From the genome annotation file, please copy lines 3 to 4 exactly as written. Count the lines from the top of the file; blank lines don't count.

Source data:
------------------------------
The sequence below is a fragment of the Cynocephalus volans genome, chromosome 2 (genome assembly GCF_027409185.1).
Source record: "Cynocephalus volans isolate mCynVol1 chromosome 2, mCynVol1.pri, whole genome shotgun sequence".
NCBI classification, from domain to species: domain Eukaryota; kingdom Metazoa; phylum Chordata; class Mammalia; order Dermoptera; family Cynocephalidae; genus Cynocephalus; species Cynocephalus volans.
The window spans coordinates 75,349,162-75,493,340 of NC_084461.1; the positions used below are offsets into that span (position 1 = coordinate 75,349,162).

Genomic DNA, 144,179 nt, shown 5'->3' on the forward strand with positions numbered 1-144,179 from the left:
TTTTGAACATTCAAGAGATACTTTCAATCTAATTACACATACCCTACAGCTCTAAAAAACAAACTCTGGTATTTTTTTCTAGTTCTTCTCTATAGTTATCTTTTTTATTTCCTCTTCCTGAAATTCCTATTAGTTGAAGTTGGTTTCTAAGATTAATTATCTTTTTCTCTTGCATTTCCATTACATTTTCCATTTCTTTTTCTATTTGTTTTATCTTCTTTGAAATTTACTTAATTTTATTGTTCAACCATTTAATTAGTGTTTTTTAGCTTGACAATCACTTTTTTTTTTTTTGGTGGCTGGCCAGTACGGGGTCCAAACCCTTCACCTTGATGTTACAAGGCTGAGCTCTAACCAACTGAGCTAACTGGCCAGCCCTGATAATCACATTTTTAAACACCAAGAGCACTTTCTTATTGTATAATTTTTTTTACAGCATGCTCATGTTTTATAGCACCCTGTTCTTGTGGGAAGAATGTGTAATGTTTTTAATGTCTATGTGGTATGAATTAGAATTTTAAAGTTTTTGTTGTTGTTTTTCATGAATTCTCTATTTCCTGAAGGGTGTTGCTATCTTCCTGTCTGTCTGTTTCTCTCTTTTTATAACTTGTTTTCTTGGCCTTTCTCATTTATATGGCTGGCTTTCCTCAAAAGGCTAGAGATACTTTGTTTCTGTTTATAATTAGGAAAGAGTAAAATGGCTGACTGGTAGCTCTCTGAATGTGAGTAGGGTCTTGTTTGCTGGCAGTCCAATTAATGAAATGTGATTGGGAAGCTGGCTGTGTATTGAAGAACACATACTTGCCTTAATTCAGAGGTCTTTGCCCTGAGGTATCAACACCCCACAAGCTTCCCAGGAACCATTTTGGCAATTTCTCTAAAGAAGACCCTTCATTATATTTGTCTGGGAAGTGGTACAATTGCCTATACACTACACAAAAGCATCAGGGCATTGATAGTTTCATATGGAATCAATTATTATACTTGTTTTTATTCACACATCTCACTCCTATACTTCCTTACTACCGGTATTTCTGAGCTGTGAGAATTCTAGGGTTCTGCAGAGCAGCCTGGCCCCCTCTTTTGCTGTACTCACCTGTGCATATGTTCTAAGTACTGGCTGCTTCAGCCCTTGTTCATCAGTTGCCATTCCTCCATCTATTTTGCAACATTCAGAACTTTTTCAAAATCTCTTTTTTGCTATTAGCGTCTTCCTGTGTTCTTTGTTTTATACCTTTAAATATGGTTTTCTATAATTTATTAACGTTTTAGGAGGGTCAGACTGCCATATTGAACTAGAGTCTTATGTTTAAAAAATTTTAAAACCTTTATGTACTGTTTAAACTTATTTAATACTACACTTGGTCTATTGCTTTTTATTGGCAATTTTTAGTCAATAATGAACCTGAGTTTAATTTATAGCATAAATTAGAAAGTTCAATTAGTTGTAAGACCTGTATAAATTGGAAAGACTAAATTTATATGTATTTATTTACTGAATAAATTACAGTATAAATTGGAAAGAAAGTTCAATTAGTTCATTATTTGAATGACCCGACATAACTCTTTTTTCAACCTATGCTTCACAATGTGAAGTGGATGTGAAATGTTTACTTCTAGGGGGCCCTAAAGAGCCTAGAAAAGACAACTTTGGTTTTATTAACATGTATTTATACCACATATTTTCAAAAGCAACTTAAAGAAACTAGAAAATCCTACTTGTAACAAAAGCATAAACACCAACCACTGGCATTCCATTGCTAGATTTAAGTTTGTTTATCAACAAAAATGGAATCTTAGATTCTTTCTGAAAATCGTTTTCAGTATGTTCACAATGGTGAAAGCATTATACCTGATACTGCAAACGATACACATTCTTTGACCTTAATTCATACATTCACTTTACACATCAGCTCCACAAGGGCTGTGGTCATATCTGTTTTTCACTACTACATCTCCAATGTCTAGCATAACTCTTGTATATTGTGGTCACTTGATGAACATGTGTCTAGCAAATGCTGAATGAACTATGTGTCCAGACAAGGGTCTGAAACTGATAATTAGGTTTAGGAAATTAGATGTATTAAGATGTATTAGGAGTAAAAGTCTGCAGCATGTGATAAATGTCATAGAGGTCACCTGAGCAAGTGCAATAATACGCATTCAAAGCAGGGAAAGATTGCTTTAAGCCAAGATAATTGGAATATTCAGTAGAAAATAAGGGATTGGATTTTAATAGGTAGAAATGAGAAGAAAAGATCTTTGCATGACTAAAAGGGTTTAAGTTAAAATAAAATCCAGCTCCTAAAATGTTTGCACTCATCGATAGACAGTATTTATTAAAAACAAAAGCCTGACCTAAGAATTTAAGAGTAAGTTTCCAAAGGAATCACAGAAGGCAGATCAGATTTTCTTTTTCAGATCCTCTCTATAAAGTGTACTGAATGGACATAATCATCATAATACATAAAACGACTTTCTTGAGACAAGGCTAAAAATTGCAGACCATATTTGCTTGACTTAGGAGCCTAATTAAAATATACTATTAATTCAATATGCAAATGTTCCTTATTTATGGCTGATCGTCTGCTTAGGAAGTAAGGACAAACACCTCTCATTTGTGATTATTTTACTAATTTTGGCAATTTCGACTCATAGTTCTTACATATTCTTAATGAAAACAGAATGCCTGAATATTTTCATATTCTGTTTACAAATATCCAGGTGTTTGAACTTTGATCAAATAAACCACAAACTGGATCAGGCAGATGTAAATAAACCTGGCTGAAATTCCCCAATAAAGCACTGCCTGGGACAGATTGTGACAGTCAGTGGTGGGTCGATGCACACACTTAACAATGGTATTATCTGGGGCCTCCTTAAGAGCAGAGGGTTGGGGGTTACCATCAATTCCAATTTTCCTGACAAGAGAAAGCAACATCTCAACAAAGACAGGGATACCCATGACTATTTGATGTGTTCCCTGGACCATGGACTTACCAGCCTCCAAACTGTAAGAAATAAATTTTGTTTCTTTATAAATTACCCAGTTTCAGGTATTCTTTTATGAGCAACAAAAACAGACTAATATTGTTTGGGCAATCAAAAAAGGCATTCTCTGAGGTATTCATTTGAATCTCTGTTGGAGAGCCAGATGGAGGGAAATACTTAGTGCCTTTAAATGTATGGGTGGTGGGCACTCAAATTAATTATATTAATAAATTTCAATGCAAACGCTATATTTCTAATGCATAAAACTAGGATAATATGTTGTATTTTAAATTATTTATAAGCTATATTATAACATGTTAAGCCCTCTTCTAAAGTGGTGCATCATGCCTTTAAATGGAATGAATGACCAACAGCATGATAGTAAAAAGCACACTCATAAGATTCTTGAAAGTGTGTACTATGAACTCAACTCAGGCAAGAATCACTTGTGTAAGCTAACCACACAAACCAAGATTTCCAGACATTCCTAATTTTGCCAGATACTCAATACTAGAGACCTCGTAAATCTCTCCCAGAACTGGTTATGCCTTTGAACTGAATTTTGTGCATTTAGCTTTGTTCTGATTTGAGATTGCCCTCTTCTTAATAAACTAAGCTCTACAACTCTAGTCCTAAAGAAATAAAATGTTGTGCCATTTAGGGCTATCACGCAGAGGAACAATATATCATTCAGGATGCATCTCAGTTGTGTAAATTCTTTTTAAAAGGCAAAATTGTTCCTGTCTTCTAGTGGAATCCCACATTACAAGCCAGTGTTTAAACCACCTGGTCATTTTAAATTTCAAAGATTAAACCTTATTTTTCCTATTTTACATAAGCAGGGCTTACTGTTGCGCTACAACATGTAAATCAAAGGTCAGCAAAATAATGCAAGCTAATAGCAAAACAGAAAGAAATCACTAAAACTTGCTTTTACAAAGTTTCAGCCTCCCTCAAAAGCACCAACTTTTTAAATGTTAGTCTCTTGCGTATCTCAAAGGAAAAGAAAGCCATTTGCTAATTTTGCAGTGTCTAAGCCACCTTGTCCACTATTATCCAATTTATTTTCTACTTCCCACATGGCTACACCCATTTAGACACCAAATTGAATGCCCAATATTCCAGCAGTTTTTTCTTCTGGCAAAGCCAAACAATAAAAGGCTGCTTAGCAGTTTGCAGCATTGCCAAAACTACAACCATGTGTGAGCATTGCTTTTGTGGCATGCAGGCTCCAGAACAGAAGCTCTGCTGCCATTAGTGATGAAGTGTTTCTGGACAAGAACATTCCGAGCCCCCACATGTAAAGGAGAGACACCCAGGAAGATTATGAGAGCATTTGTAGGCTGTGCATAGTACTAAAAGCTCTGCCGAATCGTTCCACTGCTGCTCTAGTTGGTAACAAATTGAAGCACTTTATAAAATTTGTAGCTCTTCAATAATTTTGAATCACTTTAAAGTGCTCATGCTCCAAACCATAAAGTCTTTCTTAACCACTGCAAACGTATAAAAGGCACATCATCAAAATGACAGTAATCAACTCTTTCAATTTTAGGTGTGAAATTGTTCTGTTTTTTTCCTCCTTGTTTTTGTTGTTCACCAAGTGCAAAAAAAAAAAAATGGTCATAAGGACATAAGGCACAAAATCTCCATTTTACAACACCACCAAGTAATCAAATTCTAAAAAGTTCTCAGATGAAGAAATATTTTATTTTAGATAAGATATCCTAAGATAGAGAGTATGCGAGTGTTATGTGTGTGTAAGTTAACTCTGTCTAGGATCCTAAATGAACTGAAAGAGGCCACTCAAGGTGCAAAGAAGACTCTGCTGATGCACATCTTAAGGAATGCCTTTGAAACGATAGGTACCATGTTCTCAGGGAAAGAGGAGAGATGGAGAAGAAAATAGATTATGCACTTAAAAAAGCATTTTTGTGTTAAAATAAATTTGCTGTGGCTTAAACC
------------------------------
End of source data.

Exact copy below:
NCBI classification, from domain to species: domain Eukaryota; kingdom Metazoa; phylum Chordata; class Mammalia; order Dermoptera; family Cynocephalidae; genus Cynocephalus; species Cynocephalus volans.
The window spans coordinates 75,349,162-75,493,340 of NC_084461.1; the positions used below are offsets into that span (position 1 = coordinate 75,349,162).